Humble Beginnings—Spoiled Sausage

Justinus Kerner swallowed hard, coaxing a modicum of saliva past the solid lump lodged in his throat. His lips quivered to form unassuming sounds with a tongue drier than the landjäger he chewed when trekking the mountains in his native Baden-Warttemberg, and his breathing changed from automatic to laborious as searing dread wrapped tightly around his chest. Justinus—scientist, physician, and man of letters—wondered if he had made a grave mistake.

Kerner’s 29th year coincided with the height of the Napole-onic Wars in Germany. As battles raged, denizens of the rolling hills and black forests surrounding Stuttgart suffered mightily. At the end, all that remained were destroyed homes; decimated livestock, crops, and families; and an economy in shambles. As fortunes of provincials and gentry alike spiraled downward, age-old food preparation techniques of cleaning, salting, and cooking at high temperature were discarded as prewar extravagances, just like visits to Hohenzolleren Castle, paddle boat rides on the Danube, or a rich slice of schwärzwalder kirshtorte.

In the summer of 1817, outbreaks of unexplained deaths of soldiers and dignitaries led many to turn to young Justinus Kerner, newly appointed country doctor. Possessed of a writer’s keen attention to detail, Kerner observed that fatalities clustered in those who had dined together. Through a process of elimination, he discovered tainted sausage was the culprit. Kerner postulated that poorly prepared sausage contained poison that, when ingested in sufficient quantities, caused swallowing and breathing difficulty, double vision, dry mouth and, in many cases, a rather gruesome death. In numerous experiments, he injected small amounts of spoiled sausage into all types of fauna, from the lowly grasshopper, to the mouse, hedgehog, and even a few stray cats, all with the same paralytic—and lethal—outcome. Working his way up the phylum, herr doktor ingested a bit of rotten wurst himself, letting the greasy morsel tuck in under his tongue until the rancid tang could be tolerated no more, at which point he expelled it. Intrigued by this new poison, Kerner hypothesized that just as boiling water both softens a potato and hardens an egg, so could this toxin be both killer and, at small doses, cure (though of what, he was uncertain). As he struggled to swallow and heaved aching breaths, Kerner pondered the distinct possibility that he may have consumed too much wurst, and his discovery of botulism (from the Latin for sausage poisoning), just might be his posthumous claim to fame.

Progress—From Wurst to Ham

The centuries-long arc of the history for botulinum toxin consistently curves, wondrously, away from assassin and toward healer, with a few zigs and zags along the way. (Have you ever heard of pruno, or wonder why many prisons never include whole potato as part of a meal?) After Justinus Kerner’s discovery of a deadly toxin in spoiled sausage, it took another 60 years, another outbreak (in Belgium, brass band members banqueting on home-cured ham), and another fledgling scientist to propel science forward.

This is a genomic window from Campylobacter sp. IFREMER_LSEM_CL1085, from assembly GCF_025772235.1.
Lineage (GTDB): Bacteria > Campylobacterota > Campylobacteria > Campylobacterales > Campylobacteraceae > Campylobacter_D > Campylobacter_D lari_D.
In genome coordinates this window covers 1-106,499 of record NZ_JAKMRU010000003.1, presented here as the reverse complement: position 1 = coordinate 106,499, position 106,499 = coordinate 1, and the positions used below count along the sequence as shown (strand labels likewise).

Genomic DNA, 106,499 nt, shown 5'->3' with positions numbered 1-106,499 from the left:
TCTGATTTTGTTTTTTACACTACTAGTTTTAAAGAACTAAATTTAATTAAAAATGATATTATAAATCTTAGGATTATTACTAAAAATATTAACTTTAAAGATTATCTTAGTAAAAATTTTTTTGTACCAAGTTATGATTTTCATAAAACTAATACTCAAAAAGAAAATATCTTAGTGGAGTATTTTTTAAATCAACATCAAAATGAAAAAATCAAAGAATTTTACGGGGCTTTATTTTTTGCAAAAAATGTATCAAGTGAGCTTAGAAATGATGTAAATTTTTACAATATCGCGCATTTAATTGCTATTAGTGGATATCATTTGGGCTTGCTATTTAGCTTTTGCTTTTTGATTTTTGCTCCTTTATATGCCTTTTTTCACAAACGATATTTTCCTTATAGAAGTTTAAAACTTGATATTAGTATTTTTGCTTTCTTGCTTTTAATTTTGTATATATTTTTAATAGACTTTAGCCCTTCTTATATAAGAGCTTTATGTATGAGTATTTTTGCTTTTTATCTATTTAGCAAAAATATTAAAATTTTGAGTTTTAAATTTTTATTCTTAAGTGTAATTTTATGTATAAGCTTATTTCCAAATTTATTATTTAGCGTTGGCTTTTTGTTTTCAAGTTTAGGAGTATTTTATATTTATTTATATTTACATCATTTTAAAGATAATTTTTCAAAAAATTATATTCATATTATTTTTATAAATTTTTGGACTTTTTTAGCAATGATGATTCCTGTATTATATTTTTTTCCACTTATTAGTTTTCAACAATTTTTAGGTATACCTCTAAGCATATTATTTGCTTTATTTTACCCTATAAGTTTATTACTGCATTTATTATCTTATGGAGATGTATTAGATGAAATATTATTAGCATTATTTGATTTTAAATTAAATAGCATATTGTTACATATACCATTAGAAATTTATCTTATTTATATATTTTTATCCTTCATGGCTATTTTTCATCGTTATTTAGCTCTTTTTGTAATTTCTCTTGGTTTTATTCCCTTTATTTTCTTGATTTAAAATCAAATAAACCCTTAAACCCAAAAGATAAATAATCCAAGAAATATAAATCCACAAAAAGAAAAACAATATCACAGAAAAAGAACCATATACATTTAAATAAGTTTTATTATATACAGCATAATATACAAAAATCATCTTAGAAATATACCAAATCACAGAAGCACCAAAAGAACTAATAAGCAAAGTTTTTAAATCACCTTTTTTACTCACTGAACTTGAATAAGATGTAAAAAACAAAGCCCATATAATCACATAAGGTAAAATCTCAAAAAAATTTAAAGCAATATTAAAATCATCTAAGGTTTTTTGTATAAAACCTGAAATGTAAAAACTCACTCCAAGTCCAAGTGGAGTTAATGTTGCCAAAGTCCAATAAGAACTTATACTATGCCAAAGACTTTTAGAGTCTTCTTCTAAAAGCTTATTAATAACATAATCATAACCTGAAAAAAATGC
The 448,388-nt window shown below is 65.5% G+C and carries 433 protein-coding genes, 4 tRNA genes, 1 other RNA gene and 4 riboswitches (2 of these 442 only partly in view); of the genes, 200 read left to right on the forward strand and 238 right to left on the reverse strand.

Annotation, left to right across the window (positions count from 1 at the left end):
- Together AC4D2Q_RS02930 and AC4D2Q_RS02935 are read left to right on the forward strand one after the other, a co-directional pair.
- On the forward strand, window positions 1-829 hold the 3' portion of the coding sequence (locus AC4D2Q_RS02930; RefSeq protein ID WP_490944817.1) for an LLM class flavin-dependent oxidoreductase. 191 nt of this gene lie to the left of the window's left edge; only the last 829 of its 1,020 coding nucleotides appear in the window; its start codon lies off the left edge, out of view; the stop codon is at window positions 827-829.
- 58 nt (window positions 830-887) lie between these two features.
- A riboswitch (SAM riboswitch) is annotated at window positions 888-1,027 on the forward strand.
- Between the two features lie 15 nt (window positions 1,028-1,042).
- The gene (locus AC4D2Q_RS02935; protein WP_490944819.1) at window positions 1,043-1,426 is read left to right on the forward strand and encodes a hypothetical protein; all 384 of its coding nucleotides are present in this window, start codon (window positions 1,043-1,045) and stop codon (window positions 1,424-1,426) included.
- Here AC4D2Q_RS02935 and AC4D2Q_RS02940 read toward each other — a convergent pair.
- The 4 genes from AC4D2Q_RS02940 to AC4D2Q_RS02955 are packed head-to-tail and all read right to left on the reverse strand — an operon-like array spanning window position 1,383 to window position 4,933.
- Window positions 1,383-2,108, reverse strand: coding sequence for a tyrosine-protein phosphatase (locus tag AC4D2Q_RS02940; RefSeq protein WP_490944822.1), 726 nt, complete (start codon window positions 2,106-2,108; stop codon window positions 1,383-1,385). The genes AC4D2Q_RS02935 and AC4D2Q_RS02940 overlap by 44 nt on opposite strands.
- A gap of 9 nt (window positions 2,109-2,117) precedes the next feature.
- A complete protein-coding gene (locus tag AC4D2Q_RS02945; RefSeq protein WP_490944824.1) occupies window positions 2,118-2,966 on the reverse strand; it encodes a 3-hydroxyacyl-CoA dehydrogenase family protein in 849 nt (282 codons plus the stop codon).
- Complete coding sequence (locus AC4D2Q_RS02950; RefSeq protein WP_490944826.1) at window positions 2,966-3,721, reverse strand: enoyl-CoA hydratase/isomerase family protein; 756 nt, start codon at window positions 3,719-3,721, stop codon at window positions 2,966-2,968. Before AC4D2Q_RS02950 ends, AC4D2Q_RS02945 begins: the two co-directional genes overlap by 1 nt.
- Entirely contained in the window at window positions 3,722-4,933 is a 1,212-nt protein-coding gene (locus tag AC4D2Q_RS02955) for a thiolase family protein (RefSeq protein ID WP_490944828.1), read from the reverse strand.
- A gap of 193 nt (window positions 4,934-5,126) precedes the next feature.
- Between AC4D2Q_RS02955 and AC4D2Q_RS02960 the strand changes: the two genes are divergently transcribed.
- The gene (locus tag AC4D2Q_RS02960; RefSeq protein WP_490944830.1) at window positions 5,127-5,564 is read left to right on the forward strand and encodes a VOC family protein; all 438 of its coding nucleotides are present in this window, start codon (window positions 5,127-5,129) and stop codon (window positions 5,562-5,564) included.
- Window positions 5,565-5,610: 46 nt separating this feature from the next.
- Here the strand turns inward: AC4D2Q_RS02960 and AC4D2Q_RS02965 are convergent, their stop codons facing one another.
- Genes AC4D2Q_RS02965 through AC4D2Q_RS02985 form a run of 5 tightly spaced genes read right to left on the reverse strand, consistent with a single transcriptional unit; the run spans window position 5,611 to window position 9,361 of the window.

Emile-Pierre van Ermengem, a newly minted bacteriologist at the University of Ghent, received a chunk of the fatal home-cured ham from local constabulary. But what in the ham was so lethal? As luck would have it, Ermengem had studied in Berlin under Robert Koch, the Nobel prize-winning father of modern bacteriology, and rigorously applied Koch’s postulates (Box) in his scientific method to find the murderer lurking in the pork piece. In elegant experiments, van Ermengem isolated Clostridium botulinum, a bacterium commonly found in soil, and the toxin it produced, as the causative killer. In his classic 1897 paper, van Ermengem wrote that C. botulinum, “is a gram-positive rod-shaped anaerobic spore-forming motile bacterium able to produce the neurotoxin botulinum which, when ingested, causes severe paralytic disease.” Works by both Kerner and Ermengen led to safe food preparation regulations, re-establishing proper (and forgotten) curing and cooking techniques—for all foods, not just sausage and ham, which resulted in marked reduction in food-borne botulism.

From Alphabet to Bioweapon to Civilian Use

Decades after van Ermengen’s seminal paper, scientists further characterized C. botulinum toxins. From Germany, Leuchs isolated 2 strains, which he designated (rather unimaginatively) as types A and B. Type C was identified by an Australian named Sedden in 1922, type D in the US by Meyer and Gunnison. Type E sprang from the Ukraine in 1936, and in 1960, the Scandinavians Moller and Scheibel found types F and G.

In 1932, the year van Ermengem died, Adolph Hitler began his ascent to power in Germany. The run up to the Second World War brought heightened interest in botulinum toxin. Generals and politicians in Washington worried that Axis powers were developing biologic weapons and that the US needed both antidotes and their own bioweapons. Enter Edward Schantz, a farmer’s son from the wind-swept plains a few hour’s drive northeast of Milwaukee. Schantz says he should have grown up a dairy man, should have stayed in Hartford, his Wisconsin hometown on the Rubicon river. Instead, he went to college and graduate school, studying neurotoxins in foodborne illnesses, including botulism. The Department of Defense got wind of Schantz’ work, and he was commissioned to lead the US biologic weapons program at Fort Detrick, Maryland. Tasked with discovering all he could about biologic warfare agents, Schantz studied a plethora of poisons, including saxitoxin (from clams and other shellfish) and botulinum toxin type A, which he cultured and grew in a large glass vat. Shantz ultimately grew disenchanted with botulinum toxin for military use because, although by weight, it was the most toxic biologic agent known (75 ng is lethal to a human; a kilogram would kill everyone on earth), it didn’t survive well in aerobic conditions. Across the Atlantic, British scientists were coming to the same conclusion. At their secretive biologic warfare facility, Porton Down, researchers purified a strain, later named Dysport, combining dys- for dystonia (its therapeutic indication) and port for Porton Down. Although botulinum toxin was abandoned for military use by both countries, what was learned laid the groundwork for civilian applications.